If someone asked you to name the top five players in Major League Baseball, your list would likely include at least some of the following names: Mike Trout, Miguel Cabrera, Bryce Harper, Andrew McCutchen and Clayton Kershaw.
It probably wouldn’t, however, include Paul Goldschmidt – and that’s unfortunate. The Arizona first baseman is hitting .333 with a .447 OBP, 22 home runs, 89 RBIs, 28 doubles and 19 steals.
Why does Goldschmidt not get more pub?
“Playing in a market without much national juice in Arizona and also being a guy who’s not a particular self-promoter – he’s kind of a quiet type of dude (and) gets overshadowed by the Mike Trouts and the Bryce Harpers of the world,” Sports Illustrated writer Ben Reiter said on CBS Sports Radio’s Ferrall on the Bench. “But when you look at the stats – you look at any stat you want, really – WAR, he’s right up there with them. He’s obviously leading the NL in RBIs. He’s second in batting average, barely. He’s got 22 home runs, (plays) Gold Glove-caliber defense at first base (and) even has a chance to steal 25 bags this year. He’s really a remarkable player, and I think that people are starting to realize that more and more.”
Reiter, who did a piece on Goldschmdit for SI, found nothing but praise for the 27-year-old during the interview process.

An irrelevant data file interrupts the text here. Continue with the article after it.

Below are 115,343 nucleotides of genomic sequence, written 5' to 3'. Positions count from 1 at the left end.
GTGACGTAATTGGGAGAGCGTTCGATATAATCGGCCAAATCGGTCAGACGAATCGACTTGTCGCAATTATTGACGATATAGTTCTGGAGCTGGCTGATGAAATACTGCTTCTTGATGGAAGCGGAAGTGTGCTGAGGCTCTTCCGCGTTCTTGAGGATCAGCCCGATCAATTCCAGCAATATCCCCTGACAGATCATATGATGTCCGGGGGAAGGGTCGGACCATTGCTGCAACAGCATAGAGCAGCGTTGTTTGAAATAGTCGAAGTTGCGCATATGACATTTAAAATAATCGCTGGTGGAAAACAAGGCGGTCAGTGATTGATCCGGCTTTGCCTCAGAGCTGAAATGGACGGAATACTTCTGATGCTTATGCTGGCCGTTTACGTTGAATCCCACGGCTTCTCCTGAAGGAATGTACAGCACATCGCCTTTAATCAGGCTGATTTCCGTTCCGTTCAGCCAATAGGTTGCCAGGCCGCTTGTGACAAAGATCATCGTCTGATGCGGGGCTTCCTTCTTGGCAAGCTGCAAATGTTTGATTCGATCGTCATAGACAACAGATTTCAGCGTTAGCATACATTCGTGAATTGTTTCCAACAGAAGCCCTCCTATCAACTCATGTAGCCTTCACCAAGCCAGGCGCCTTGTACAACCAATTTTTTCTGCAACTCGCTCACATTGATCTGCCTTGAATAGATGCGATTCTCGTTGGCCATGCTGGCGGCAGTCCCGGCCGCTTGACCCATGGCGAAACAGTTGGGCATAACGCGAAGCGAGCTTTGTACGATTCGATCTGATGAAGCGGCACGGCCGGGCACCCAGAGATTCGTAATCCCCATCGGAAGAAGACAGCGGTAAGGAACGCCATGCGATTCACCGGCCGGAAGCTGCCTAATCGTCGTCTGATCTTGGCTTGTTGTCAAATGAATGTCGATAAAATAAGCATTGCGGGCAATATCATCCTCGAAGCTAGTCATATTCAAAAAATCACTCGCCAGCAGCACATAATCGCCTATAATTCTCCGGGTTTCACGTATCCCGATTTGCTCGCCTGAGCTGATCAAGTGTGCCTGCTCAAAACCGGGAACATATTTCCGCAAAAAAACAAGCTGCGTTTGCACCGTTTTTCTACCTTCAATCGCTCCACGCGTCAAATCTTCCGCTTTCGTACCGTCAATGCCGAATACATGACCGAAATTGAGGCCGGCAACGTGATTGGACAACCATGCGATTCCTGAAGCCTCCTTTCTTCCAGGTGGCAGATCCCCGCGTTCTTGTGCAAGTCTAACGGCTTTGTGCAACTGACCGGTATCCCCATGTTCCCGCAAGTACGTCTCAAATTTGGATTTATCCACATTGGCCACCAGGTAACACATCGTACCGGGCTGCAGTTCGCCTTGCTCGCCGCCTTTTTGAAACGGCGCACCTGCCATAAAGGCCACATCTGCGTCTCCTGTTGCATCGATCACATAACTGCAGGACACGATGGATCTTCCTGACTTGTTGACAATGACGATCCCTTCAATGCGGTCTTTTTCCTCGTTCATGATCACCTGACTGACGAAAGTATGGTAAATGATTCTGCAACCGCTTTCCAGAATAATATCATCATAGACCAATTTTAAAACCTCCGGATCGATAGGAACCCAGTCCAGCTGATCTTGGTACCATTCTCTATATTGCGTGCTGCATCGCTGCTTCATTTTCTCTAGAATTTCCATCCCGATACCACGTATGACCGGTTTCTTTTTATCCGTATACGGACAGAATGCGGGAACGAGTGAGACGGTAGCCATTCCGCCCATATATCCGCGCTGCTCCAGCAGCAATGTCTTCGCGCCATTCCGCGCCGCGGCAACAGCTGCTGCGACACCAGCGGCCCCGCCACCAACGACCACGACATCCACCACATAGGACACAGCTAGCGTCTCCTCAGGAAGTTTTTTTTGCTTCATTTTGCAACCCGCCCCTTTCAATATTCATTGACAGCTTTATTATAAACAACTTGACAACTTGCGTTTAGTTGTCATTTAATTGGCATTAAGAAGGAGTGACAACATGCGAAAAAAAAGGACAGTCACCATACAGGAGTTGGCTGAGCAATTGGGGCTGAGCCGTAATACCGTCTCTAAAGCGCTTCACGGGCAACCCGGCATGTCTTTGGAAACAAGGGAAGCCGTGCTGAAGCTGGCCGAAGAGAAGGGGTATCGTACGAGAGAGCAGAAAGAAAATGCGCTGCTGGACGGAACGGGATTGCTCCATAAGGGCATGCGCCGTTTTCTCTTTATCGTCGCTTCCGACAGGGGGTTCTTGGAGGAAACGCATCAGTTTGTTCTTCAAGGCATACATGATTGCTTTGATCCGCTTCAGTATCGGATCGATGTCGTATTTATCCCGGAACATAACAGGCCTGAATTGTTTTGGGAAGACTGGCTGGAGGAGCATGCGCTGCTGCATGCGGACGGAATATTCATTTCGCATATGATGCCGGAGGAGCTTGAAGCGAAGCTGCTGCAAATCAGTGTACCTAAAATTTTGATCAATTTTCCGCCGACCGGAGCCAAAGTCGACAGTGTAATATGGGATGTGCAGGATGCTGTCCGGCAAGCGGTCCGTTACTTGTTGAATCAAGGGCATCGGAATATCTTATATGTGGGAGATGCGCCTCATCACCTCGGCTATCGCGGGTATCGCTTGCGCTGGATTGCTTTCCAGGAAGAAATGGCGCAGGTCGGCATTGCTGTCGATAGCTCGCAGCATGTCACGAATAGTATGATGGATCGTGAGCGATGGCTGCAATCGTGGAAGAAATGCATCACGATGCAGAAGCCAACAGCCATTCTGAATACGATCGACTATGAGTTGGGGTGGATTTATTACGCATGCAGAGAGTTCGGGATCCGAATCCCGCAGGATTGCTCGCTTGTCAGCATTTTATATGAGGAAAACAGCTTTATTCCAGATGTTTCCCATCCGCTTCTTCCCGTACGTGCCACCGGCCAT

“You’re not going to find one person to say one negative thing about this guy anywhere in the Arizona organization,” Reiter said. “Part of that is (because) he’s really a self-made superstar. A lot of guys are born with terrific, natural gifts and kind of ride those all the way through. Goldschmidt was not (like that).”
The Wilmington, Delaware, native was lightly recruited out of high school, played college ball at Texas State and was an eighth-round draft pick.
“He was a little bit overweight, but when you looked at him play, he just looked kind of stiff and slow,” Reiter said. “But what he’s done is he’s turned himself into a terrific fielder. The fact that he’s still pretty slow – but has already stolen 19 bags – tells you a lot about this guy’s work ethic and attention to detail. He’s really a self-created superstar, and really his learning process continues each and every day.”
With Arizona (58-61) 8.5 games out in the NL West and 9.5 games out of a Wild Card spot, it’ll be interesting to see if Goldschmidt can win MVP, especially since Bryce Harper appears to be the frontrunner. Harper leads the NL in home runs (30) and is second in batting average (.327).
What can Goldschmidt do to take home the hardware?
“Unless he goes on a real home run tear – he’s kind of stalled in the home run category – he’s not going to win the Triple Crown this year,” Reiter said. “But yeah, I think with a hot month, I still think he’s going to be in the conversation. (But) I wouldn’t say nobody knows about this guy. If you look at the NL All-Star voting, he got like the fourth-most votes of anybody in the league, so people know him – mostly by his stats. But I think with a big last month-and-a-half here, he could certainly be in the NL MVP discussion, along with Harper, and then you put Zack Greinke in there as well.”